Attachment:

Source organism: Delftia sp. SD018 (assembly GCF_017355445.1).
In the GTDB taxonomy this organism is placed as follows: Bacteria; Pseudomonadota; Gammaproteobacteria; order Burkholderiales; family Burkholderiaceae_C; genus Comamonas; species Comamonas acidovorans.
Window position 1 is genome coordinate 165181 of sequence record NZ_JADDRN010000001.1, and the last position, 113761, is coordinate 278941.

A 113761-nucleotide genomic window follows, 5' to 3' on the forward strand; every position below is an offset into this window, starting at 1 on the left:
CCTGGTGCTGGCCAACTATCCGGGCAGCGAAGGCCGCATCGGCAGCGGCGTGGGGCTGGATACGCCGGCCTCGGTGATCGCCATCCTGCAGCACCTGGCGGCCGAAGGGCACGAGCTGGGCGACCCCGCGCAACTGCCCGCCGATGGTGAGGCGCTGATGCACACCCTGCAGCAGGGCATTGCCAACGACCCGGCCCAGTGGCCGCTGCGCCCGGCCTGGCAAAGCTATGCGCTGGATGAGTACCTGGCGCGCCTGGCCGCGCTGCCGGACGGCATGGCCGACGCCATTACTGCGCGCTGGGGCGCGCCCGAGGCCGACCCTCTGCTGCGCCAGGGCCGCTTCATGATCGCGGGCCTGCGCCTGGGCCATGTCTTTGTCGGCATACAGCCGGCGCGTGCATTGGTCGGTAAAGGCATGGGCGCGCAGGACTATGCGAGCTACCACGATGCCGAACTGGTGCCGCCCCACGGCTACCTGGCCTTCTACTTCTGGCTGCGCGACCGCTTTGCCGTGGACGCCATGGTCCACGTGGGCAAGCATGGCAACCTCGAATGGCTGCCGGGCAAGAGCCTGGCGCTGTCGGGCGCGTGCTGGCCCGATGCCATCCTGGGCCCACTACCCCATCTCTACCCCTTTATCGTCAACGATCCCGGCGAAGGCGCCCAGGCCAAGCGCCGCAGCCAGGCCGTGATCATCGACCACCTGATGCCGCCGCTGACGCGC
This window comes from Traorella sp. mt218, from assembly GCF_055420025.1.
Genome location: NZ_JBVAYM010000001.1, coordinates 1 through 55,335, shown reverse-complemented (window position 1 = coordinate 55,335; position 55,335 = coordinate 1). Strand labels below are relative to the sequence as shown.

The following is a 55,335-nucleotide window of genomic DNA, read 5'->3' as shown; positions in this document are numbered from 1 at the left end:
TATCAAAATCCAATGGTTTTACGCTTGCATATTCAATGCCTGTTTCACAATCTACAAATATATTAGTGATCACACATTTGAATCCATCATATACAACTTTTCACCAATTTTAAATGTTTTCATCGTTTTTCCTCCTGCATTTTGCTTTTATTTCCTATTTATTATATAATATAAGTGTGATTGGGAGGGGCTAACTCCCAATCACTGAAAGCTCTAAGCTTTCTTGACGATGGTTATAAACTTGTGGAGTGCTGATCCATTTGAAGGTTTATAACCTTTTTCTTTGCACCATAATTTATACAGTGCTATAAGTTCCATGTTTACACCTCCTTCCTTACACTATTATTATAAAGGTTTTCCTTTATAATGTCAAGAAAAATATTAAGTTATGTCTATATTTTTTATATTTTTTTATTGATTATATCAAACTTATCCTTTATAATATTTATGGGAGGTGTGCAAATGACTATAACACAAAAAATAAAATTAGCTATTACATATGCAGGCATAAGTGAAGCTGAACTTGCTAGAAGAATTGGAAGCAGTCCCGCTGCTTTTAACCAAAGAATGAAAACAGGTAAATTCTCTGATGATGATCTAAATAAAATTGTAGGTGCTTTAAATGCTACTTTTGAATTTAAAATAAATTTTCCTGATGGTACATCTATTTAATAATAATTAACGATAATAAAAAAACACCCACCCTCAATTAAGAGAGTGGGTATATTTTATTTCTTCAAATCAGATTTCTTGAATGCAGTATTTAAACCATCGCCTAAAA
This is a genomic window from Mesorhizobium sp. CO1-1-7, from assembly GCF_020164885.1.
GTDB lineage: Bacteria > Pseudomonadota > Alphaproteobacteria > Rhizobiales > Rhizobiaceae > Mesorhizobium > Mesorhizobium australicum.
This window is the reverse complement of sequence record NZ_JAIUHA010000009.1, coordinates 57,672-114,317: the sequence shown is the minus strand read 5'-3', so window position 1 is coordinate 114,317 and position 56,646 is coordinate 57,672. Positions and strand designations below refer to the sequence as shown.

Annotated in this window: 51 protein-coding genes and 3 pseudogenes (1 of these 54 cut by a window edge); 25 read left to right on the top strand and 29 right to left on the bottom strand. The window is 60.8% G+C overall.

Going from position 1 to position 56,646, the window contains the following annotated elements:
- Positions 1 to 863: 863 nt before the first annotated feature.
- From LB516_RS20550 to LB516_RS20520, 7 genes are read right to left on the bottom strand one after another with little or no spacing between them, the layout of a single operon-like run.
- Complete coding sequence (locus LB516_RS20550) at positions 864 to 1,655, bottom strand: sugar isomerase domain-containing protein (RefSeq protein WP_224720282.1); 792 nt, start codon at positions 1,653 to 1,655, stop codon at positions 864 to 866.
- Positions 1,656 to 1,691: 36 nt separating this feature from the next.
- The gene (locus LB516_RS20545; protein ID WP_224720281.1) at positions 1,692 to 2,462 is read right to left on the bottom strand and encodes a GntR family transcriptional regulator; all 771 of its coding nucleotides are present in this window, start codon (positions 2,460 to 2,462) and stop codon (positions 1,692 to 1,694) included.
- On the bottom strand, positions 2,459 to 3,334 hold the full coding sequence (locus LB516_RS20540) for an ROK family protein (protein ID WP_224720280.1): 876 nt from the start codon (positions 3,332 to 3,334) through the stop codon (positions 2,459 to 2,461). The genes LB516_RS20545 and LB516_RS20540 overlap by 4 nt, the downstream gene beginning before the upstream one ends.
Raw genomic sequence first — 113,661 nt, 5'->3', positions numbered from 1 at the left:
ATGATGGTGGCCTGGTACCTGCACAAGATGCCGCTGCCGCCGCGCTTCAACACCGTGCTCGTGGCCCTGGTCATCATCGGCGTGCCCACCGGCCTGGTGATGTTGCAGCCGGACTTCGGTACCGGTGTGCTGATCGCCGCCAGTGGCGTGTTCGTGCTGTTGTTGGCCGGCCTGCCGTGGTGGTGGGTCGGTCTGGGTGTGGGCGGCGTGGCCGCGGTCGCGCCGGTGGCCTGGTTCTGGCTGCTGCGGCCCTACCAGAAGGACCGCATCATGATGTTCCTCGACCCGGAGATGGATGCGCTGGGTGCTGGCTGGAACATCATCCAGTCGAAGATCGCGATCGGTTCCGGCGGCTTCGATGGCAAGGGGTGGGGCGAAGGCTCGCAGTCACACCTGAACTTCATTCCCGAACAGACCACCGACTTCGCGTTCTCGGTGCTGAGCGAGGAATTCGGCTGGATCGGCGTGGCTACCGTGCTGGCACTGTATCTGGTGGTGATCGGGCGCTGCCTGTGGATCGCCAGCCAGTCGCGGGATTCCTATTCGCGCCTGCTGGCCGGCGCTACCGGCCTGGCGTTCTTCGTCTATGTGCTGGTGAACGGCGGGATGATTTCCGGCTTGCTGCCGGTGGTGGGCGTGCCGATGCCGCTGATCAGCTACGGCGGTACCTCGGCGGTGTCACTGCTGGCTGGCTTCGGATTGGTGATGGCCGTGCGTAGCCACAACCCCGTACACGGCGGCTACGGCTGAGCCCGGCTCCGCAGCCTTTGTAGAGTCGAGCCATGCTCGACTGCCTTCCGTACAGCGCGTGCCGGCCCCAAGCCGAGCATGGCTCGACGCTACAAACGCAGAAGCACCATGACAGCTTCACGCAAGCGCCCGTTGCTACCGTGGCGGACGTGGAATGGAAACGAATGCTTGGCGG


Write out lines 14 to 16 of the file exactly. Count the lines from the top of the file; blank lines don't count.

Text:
Going from position 1 to position 56,646, the window contains the following annotated elements:
- Positions 1 to 863: 863 nt before the first annotated feature.
- From LB516_RS20550 to LB516_RS20520, 7 genes are read right to left on the bottom strand one after another with little or no spacing between them, the layout of a single operon-like run.